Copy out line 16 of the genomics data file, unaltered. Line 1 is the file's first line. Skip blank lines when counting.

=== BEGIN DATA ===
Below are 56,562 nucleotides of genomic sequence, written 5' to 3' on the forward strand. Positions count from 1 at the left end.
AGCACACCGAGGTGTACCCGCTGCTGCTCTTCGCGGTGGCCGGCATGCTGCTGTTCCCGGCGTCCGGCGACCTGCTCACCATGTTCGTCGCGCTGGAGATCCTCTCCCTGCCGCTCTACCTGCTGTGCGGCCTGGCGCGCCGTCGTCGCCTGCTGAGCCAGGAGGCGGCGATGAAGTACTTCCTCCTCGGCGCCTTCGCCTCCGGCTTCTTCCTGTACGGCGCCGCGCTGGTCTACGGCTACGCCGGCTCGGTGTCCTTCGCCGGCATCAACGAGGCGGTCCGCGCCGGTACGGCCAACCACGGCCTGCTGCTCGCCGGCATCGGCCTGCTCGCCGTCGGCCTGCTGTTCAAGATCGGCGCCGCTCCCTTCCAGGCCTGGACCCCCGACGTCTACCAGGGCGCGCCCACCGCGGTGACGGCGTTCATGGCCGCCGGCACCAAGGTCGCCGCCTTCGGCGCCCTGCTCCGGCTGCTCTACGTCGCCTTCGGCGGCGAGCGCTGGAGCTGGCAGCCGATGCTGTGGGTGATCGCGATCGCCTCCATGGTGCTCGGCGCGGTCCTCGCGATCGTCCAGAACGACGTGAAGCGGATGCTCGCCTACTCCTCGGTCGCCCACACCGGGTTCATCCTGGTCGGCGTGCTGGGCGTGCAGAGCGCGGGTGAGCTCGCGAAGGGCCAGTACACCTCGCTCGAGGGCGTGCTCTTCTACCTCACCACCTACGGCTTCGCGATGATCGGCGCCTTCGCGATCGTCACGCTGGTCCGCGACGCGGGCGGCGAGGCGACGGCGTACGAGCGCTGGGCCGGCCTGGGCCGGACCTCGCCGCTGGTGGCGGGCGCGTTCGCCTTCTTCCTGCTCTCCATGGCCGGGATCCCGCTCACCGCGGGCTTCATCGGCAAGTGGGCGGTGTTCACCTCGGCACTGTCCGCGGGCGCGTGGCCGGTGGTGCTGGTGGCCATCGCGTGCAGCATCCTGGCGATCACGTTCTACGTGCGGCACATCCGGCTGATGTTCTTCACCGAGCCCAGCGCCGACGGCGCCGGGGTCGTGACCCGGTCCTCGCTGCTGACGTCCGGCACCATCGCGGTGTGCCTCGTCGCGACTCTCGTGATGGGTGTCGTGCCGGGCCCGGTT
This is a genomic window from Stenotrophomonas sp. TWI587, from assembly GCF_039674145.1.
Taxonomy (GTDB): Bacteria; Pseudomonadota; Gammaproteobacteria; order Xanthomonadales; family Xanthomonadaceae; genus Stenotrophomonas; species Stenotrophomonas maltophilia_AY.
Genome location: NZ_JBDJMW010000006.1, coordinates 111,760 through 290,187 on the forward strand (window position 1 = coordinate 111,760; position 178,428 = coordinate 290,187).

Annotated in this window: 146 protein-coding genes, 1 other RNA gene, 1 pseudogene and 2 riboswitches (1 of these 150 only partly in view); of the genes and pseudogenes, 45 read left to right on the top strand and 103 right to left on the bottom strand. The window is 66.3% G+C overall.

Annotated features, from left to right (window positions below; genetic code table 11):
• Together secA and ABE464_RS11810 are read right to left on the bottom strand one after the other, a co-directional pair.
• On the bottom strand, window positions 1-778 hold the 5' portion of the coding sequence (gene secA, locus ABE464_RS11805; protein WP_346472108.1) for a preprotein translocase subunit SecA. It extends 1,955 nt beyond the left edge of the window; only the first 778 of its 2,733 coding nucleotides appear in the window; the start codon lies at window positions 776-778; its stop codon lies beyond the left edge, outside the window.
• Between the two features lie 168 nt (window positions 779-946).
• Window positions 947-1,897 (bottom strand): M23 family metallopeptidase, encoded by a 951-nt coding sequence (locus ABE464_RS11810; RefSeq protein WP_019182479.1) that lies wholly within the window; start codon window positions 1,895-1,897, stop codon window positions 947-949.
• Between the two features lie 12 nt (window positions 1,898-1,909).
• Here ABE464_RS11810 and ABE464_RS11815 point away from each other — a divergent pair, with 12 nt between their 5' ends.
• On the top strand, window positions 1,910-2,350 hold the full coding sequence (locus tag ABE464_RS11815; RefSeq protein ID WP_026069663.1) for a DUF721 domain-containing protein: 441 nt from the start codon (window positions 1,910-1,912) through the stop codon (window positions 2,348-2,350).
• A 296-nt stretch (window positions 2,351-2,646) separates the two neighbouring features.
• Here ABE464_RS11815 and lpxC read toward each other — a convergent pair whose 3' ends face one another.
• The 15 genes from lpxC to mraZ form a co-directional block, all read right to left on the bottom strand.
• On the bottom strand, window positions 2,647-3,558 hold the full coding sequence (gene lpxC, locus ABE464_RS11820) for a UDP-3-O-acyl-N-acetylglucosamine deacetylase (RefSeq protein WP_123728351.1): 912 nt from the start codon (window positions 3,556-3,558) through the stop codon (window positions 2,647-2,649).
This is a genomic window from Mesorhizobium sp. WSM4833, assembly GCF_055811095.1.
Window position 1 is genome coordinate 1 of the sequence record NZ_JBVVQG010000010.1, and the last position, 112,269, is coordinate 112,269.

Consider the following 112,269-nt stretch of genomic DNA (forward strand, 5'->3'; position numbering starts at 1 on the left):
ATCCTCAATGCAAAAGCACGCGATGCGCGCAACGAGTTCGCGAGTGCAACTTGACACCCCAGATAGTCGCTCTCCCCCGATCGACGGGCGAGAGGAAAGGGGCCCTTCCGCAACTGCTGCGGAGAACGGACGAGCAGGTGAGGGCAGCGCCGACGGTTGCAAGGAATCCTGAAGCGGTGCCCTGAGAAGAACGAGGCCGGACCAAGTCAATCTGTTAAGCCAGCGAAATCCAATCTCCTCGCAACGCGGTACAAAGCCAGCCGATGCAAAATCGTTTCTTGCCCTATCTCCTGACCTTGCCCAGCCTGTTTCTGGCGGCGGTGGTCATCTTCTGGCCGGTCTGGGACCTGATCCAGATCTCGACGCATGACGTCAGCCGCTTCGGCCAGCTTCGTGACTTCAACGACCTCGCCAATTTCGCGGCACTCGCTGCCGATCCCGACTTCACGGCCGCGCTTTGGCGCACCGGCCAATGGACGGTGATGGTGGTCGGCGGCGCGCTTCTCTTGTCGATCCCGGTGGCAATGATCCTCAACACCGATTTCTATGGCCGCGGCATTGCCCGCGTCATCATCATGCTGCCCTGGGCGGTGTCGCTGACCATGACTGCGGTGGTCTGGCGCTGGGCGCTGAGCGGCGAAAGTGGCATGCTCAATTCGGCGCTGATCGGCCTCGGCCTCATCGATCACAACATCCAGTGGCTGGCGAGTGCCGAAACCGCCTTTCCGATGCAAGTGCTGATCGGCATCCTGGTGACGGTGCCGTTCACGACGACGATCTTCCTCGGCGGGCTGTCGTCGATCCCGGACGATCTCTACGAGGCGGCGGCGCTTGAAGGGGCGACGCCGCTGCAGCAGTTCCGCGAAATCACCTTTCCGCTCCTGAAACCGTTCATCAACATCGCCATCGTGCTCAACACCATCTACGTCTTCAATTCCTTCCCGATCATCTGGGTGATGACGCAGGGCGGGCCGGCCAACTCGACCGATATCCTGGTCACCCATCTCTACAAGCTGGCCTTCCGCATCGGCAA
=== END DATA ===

• Here ABE464_RS11815 and lpxC read toward each other — a convergent pair whose 3' ends face one another.